The 2018 season is done. All 310 games.

And I feel unfulfilled.

Maybe that’s just because of how the season ended. Natrona, Star Valley, Buffalo, Big Horn and Farson all won state championships, but none of the title games were all that thrilling. Natrona built a 21-0 halftime lead on its way to beating Sheridan; Star Valley had little trouble in wiping out Torrington 35-14; Buffalo led Mountain View by 29 after two quarters and won 43-18; Big Horn blew out Cokeville in every conceivable way to win 56-3; Farson toyed with Burlington for a quarter before running away to its first title and a 73-38 victory.

If you’re a fan of one of those five programs, that’s awesome. If you’re a fan of exciting football at the highest level the state has to offer, not so much. After all, last year we had Mountain View and Glenrock going down to the wire in 2A, and Pine Bluffs and Big Horn doing the same in 1A 11-man… in 2016, we had Big Horn and Greybull in 2A and Pine Bluffs and Tongue River in 1A 11-man provide nail-biters… in 2015, it was Gillette and Sheridan staging a 4A classic.

This year’s title games, by contrast, were all but anticlimactic at the end. Five deserving teams won state championships, and in a way the way they won proved that dominance. You won’t hear the winners complaining, anyway.

Honestly, maybe I’m just going to miss having football to look forward to every Friday.

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With the culmination of the 2018 season, high-scoring offenses from Farson and Big Horn set a few scoring records:

Farson’s 790 points finished second all-time in points in a season, finishing just short of Meeteetse’s 803 in 2013; however, Farson’s average of 71.82 points per game ranks first all-time. Also, Farson’s 90 points scored against Hulett in the quarterfinals of the six-man playoffs was the second all-time single-game playoff total.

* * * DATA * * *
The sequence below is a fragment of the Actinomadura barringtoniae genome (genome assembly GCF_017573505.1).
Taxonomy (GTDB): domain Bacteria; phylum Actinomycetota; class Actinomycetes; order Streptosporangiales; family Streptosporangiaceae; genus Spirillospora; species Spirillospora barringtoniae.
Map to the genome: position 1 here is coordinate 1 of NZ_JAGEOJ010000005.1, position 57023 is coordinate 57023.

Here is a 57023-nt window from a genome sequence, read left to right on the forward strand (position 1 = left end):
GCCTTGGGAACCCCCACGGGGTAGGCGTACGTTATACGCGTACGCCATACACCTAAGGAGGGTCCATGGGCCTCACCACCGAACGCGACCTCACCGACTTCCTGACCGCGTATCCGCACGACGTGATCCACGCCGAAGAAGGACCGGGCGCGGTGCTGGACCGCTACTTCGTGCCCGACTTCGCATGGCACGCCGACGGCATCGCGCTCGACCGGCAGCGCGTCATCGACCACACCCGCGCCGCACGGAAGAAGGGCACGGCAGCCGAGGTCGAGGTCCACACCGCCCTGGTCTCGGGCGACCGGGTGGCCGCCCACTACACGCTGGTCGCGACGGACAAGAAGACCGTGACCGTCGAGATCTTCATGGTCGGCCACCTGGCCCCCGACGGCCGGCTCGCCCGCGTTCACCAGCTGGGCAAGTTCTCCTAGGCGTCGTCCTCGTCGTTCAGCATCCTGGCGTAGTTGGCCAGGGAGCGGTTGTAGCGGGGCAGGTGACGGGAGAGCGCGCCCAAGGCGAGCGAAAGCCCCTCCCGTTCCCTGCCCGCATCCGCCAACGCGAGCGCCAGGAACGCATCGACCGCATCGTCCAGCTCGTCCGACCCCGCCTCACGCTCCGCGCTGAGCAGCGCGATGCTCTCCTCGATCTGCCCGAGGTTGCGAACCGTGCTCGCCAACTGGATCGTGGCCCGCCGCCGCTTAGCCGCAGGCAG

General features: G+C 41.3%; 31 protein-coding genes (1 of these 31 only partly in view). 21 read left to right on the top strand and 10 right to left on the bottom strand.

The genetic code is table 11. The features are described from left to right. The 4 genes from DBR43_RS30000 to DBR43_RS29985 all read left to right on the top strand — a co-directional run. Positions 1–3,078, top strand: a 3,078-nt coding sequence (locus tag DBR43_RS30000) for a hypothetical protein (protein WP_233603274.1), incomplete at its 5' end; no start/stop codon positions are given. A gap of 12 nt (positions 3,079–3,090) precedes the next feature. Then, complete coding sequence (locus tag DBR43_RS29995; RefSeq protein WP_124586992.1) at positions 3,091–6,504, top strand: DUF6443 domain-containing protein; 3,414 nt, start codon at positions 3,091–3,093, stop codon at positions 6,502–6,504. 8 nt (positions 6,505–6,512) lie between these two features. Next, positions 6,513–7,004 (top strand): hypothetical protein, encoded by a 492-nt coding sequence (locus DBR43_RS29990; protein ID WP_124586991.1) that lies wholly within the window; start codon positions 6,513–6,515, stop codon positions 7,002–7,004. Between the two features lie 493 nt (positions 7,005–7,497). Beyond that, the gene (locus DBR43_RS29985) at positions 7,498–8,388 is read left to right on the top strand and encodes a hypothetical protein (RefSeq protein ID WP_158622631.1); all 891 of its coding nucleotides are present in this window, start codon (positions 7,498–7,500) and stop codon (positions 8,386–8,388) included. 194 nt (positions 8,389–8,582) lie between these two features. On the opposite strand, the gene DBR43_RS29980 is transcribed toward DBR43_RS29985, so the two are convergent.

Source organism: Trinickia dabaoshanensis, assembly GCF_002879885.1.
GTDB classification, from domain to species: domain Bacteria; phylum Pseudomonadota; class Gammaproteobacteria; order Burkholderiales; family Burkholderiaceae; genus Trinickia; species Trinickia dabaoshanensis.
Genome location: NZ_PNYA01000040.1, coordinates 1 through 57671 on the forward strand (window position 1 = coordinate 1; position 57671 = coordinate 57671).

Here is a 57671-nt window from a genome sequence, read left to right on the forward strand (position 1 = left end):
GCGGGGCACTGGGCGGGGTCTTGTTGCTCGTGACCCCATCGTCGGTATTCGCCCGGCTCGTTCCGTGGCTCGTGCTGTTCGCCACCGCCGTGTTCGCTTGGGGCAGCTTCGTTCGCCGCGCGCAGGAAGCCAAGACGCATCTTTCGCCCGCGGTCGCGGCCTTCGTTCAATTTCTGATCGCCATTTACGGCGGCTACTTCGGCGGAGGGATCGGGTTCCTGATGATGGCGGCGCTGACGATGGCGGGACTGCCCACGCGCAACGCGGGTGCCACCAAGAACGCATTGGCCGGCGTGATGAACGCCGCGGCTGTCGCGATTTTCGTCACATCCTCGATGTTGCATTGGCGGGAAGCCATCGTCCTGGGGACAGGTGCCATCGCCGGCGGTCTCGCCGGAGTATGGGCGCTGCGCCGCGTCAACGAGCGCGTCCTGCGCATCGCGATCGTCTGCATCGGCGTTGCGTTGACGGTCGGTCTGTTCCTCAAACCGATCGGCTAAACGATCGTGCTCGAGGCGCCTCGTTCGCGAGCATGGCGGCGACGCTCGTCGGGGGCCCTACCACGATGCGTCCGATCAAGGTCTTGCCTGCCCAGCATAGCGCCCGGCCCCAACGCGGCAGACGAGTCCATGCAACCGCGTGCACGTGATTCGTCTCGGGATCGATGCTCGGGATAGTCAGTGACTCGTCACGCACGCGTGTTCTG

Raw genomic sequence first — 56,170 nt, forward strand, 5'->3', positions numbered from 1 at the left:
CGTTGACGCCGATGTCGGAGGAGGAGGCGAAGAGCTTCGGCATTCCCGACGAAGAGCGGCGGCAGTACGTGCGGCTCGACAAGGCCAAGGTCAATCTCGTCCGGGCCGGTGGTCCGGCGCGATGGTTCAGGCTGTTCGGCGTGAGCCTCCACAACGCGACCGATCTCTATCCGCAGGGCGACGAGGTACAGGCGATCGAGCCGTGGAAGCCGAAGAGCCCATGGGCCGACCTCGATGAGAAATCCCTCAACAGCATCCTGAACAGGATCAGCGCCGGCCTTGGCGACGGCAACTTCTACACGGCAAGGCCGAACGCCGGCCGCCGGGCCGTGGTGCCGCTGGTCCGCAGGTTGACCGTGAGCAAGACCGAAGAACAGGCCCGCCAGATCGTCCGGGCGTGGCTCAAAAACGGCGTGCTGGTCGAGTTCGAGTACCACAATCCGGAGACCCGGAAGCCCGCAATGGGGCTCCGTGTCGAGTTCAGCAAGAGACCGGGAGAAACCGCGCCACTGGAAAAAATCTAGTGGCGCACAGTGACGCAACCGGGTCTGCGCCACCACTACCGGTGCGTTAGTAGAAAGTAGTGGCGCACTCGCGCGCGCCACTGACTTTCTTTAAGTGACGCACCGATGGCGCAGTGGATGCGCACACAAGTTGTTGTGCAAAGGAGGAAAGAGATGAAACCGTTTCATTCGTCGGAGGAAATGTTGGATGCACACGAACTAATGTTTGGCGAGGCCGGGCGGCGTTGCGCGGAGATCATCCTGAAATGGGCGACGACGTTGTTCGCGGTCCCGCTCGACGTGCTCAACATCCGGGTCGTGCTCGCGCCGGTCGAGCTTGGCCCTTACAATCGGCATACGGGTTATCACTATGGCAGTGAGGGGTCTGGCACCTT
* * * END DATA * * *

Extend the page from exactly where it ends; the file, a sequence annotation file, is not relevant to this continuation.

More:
Big Horn, meanwhile, finished with 577 points and an average of 52.45 points per game — both tops all-time among 11-man programs.

On the other side of the records was Dubois, whose 611 points allowed was the most ever from a Wyoming football program in a single season. The Rams’ 76.38 points allowed per game is No. 3 all-time.

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Speaking of scoring, and of streaks, Snake River has now scored in 95 consecutive games, which ranks sixth all-time. Big Horn has scored in 75 consecutive games, which is good enough for the top 20.

Meanwhile, Cokeville notched its 31st consecutive winning season and its 33rd consecutive non-losing season, extending the Panthers’ existing state records in both categories. And Laramie finished its 18th consecutive losing season, the second-longest such streak in state history.

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In the coaching ranks, Natrona coach Steve Harshman notched victory No. 200 in the semifinals and finishes the season with 201 in-state victories. He ranks third all-time in in-state victories and now needs just five victories to pass legendary Laramie coach John E. Deti for second place. Of course, Cokeville coach Todd Dayton leads all in-state coaches with 325 victories.

(A quick note on Dayton: He suffered the worst loss of his career, point-spread wise, in Saturday’s 53-point loss to Big Horn. Prior to that, Dayton’s worst loss at Cokeville had been by 32 points. That’s an amazing stat to me — that in 38 years, a Cokeville team had never lost by more than 32 until the Rams dumped them by 53. There isn’t another team in the state that can claim a run like that.)

Also this season, Douglas coach Jay Rhoades passed the 100-victory milestone this season; he now has 101 victories in Wyoming and ranks fifth among active coaches — fourth by 2019 when Glenrock’s Ray Kumpula makes his retirement official.